Our risk society

  • February 29, 2012
Our risk society

Award-winning poet Jaya Savige is studying the concept of risk in modernist literature.

Does studying literature at close quarters make it harder to create it? As both an award-winning poet and academic, Jaya Savige [2008] can answer this question better than most.

Jaya is studying for a PhD in English, funded by a Gates Cambridge scholarship. He admits that it can be difficult to sustain any creative practice in a truly serious way while conducting a major research project since the modes of thinking involved are very different.

He says: “The dissertation is driven by a thetic imperative, the need to gather data, analyse it and synthesise it to form a persuasive, watertight evidence-based argument. In many ways, the writing of poetry is quite the opposite; it revels in indeterminacy and open-endedness, it thrives on linguistic slippage, and requires room for the mind to roam freely without needing to reach after fact or reason. Good poetry is very rarely didactic.”

Nevertheless, he says, there can be benefits in combining the two disciplines and they can both feed each other. Some of the poems in his new book, Surface to Air, have emerged directly out of his research and he says writing these poems has allowed him to process his academic material in alternative, yet fruitful ways. He adds that it is also true that literary criticism makes him “a more informed writer”. “All good writers are first and foremost good readers,” he states.

Jaya’s research centres on the emergence of the concept of “risk” in western epistemology and its representation in European literature of the late nineteenth and early twentieth centuries, most particularly in the work of the great modernist writer James Joyce.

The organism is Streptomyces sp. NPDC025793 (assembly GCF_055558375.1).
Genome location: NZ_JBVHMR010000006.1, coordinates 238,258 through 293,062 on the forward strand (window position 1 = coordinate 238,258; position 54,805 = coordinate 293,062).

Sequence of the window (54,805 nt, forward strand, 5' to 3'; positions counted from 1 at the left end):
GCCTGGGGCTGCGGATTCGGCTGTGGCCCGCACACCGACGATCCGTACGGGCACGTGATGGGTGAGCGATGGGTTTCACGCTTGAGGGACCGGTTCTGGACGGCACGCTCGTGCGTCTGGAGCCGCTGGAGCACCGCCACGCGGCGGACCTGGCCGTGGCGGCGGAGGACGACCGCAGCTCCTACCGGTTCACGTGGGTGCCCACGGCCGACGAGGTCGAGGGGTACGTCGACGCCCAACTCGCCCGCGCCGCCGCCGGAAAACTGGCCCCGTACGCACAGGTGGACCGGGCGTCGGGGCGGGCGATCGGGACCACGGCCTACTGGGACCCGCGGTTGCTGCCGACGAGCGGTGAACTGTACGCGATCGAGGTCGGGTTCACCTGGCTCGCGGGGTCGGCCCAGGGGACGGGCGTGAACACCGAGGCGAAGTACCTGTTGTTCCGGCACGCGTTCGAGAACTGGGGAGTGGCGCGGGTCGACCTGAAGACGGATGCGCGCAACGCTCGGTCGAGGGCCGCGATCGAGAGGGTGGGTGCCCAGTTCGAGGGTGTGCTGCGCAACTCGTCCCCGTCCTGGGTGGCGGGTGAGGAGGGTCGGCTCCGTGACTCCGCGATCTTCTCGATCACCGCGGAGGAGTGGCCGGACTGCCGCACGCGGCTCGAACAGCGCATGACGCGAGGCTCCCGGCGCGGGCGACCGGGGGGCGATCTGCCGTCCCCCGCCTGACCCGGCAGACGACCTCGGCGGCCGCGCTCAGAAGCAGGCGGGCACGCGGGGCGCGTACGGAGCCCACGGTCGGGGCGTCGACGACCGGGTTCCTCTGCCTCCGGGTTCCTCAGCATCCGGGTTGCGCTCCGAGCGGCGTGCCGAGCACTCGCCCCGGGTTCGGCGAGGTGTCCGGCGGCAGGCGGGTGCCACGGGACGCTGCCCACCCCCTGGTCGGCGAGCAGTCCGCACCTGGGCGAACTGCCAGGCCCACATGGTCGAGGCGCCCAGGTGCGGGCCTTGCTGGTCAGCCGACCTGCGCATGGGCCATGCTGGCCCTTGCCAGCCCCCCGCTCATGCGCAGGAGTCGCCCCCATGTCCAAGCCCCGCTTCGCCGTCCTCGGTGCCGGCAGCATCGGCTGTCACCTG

The main focus of his research is a notebook Joyce wrote while he was working as a banker in Rome for nine months. At the time he was trying to get Dubliners published. The notebook is all about banking, insurance and commerce. “Not many people have studied it as it is not creative like his other notebooks,” says Jaya. “I am interested in its relationship to Joyce’s later work. Ulysses has crucial moments which are informed by Joyce’s immersion in the banking industry.”

He adds: “One of the defining features of modernity is how we have come to understand the world through risk and risk assessment. All our decisions are based on risk assessment. Joyce was the first and best writer to represent our modern risk society in literature.”

Jaya says it is “strangely fitting” that his research should focus on Joyce’s time in Rome since he held a writing residency in Rome for six months prior to commencing at Cambridge.

“It’s a scary thing when, as a PhD student, you realise that your research interests and your life aren’t entirely separate entities, but are intimately bound up with one another,” he says.

Early promise

Jaya’s own life has not followed the traditional academic trajectory. Born in Sydney, he was brought up in Bribie Island in Queensland. Neither his mother or stepfather had finished high school, but his mother, who died at the age of just 42, placed a big emphasis on education.

She got Jaya into a very good secondary school in Brisbane. However, soon after the family went bankrupt and couldn’t pay the fees. “The school should have kicked me out,” says Jaya, “but I was doing well and so they allowed me to stay.”